Earlier this year we opened our doors to University of Winchester’s brightest law students and gave them some valuable time with Jennifer Williamson, one of our senior solicitors, learning about life in a national family law firm. These same aspiring solicitors were also invited to submit articles for our blog. This was a chance for them to be published online and boost their online profiles. We received some strong submissions but in the end narrowed the field down to two. The runner-up will be published today and the winner on Monday.
England and Wales have seen a considerable rise in the number of cohabiting couples in recent years. The number of heterosexual cohabitants has risen from 1.5 million in 1996 to 3.1 million in 2015. Similarly, the number of same-sex cohabitants rose from 16,000 in 1996 to approximately 90,000 in 2015. The Office for National Statistics recorded 247,372 marriages between heterosexual couples in 2014, an increase of 2.7 per cent from 2013; but 6.2 per cent lower than in 2012.
Are cohabiting couples disadvantaged by the law?
There is a long history of statutory protection for married couples, even though marriage is declining. Despite this staggering rise in unmarried cohabitants, there has been no attempt by Parliament to implement any substantial statutory rights for cohabiting couples in terms of pension schemes. It could be argued that cohabiting couples are legally disadvantaged because they are in a different position to married couples.
A move in the right direction?
However, this could soon change. Denise Brewster was in a cohabitant relationship for 10 years and became engaged to her partner two days before his death. Brewster would have suffered serious hardship following her partner’s death, because the pension fund declined to pay out on the basis that the couple were not married. Brewster took her case to the Supreme Court which resulted in a landmark ruling.
Brewster’s partner of ten years failed to name her as a beneficiary in his occupational pension fund with Northern Ireland’s local government pension scheme. It is not required that a married couple nominate a beneficiary in writing for the purposes of such a fund, on the basis that they are legally married. In 2012, Brewster had taken her case to the High Court and won. Unfortunately, the Northern Ireland Local Government Superannuation Scheme then appealed this decision in 2013. Brewster lost by a two to one majority in Northern Ireland’s Court of Appeal.
There was no legal aid to help Ms Brewster take her case to the Supreme Court. To raise the initial £4,000 she received crowd-funding. You may consider this evidence that the people of England and Wales agree that the government is ignoring all evidence of social change in relation to the rights of cohabiting couples.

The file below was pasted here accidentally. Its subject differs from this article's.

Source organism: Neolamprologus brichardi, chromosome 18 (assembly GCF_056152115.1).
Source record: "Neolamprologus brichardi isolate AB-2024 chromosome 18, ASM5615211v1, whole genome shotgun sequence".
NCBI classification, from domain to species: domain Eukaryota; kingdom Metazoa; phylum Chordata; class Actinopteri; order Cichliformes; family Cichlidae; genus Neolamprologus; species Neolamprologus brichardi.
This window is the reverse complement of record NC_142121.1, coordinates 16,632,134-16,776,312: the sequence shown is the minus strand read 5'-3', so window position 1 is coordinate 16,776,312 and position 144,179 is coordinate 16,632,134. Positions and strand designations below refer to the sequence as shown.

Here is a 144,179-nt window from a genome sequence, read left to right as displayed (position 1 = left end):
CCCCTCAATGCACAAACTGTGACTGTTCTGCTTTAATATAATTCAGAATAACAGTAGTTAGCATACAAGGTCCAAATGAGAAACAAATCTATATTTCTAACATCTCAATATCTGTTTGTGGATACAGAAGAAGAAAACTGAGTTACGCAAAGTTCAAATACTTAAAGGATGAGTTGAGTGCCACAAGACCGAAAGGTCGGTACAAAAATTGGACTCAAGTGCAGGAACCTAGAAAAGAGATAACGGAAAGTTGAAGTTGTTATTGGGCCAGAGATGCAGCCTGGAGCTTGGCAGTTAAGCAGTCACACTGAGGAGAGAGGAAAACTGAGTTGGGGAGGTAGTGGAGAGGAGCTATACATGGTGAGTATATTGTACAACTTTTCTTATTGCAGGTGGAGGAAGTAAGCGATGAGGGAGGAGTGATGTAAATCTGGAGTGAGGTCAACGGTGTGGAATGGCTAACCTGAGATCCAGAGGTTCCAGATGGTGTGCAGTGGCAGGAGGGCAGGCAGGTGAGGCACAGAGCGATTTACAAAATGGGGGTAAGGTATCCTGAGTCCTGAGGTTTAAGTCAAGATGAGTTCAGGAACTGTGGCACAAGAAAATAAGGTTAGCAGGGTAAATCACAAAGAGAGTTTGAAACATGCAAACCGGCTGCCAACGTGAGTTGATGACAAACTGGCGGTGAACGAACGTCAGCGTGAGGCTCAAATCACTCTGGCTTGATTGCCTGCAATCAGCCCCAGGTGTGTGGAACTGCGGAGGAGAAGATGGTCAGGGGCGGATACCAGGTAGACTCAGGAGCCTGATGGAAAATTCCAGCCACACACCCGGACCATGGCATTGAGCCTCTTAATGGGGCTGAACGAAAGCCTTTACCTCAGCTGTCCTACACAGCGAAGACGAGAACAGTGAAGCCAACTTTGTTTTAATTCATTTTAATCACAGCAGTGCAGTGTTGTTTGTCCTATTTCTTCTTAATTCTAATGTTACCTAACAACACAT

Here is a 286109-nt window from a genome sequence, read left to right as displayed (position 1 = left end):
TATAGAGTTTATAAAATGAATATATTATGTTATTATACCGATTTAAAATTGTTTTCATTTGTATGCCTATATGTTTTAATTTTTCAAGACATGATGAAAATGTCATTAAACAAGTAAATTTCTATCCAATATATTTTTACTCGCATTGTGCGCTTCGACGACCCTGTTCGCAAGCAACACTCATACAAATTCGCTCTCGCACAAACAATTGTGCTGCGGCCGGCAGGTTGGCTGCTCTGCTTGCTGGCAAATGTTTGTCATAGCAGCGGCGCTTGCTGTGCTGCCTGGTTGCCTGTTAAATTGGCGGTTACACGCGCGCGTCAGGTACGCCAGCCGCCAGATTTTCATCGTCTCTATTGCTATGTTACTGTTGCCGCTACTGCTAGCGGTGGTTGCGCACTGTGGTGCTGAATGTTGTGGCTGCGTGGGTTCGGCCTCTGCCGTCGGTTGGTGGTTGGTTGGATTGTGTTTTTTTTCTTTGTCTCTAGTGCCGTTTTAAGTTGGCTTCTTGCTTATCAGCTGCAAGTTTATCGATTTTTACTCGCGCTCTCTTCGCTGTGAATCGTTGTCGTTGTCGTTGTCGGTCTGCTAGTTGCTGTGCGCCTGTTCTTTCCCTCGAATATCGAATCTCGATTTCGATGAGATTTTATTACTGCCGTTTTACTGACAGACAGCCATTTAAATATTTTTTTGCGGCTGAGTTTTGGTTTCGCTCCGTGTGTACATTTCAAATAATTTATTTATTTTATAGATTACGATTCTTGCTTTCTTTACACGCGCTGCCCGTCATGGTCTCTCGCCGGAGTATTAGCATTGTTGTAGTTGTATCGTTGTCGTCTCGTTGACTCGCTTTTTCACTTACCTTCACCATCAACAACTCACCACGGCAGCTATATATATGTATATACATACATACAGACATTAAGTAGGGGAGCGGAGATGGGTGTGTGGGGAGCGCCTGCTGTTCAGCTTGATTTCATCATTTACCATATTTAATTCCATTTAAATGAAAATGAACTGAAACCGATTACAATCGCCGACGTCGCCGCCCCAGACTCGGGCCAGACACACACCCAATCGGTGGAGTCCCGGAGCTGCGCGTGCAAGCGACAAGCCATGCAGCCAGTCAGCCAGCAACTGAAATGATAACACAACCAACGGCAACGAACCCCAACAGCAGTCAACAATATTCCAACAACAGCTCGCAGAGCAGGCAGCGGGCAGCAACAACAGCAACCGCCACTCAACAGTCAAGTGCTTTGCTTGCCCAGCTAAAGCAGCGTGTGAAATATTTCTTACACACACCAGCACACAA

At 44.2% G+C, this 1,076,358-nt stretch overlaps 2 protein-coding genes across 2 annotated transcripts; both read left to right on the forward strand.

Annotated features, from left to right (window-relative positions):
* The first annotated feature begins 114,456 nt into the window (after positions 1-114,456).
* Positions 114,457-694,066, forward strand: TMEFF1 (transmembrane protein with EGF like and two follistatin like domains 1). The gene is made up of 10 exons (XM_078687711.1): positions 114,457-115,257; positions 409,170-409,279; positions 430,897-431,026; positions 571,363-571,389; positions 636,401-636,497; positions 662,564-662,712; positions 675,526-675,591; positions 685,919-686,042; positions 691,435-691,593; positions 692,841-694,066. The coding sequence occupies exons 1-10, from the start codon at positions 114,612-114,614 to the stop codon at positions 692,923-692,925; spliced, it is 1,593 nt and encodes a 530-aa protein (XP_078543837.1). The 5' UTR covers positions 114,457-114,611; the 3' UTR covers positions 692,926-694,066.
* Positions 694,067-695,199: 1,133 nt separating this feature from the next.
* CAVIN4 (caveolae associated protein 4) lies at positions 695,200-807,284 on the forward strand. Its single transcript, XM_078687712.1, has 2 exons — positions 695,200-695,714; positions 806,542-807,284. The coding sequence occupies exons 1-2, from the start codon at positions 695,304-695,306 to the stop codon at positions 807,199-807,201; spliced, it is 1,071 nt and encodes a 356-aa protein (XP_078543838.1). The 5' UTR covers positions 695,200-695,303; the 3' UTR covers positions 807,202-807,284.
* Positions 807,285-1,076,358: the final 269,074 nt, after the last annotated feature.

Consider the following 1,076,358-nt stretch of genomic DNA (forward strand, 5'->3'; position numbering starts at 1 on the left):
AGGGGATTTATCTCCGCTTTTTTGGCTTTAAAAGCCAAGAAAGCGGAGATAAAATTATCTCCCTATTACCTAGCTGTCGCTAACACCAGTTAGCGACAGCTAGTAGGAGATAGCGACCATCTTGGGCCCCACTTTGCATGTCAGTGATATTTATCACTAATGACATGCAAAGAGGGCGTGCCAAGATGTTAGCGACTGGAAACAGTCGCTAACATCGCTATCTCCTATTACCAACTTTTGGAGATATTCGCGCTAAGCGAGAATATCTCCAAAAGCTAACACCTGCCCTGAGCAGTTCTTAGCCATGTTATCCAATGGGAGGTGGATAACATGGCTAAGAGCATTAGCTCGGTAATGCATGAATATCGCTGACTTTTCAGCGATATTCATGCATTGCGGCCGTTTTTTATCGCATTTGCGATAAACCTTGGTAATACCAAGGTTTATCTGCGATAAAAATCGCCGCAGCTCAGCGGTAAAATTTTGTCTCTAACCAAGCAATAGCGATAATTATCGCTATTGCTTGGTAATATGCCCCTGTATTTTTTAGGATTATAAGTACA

Brewster raised the necessary funds and took her case to the Supreme Court and there the Justices departed from the traditionalist concept of marriage. She argued that she had been discriminated against because she was unmarried. Notably, Lord Kerr stated: “a requirement that the surviving cohabitant must be nominated by the scheme member justified the limitation of the appellant’s Article 14 right [under the European Convention on Human Rights], is, at least highly questionable.’ He ordered that that nomination form which should have been signed by Brewster’s deceased cohabitant to render her a beneficiary of the fund was to be ‘disapplied.’
What happens next?
This case has set a precedent for hundreds of cohabitants with public sector pension schemes. It should now be unnecessary for long-term cohabiting couples to sign such forms, because the Supreme Court decision is clear: cohabitants should now be automatically entitled to their pension upon a partner’s death. It is arguable that anything less would amount to discrimination.
However, it is unclear what constitutes as a long-term cohabitant relationship and financial interdependence. Therefore, it remains to be seen what conditions may be imposed on cohabiting couples to claim under public sector pension schemes. Brewster’s recent engagement [at the time of her partner’s death] may have influenced the court’s decision to allow her to benefit under the scheme.
This landmark decision could prompt further change and new rights for cohabiting couples. Whilst this is a small step in the right direction, England and Wales still have far to go. This country has long awaited the recognition of rights and protection for cohabiting couples, similar to those in place for married couples.
With the consistent rise in cohabiting couples and families, the law’s current approach seems outdated and inappropriate. The government can no longer cling onto the traditional concept of marriage and ignore this trend of modern society. Cohabiting couples would benefit from similar statutory protection to Scotland. In the words of Lady Hale in Gow v Grant, ‘there are lessons to be learned from this case in England and Wales.’
Photo of Winchester Cathedral by Graham Horn via Wikipedia under a Creative Commons licence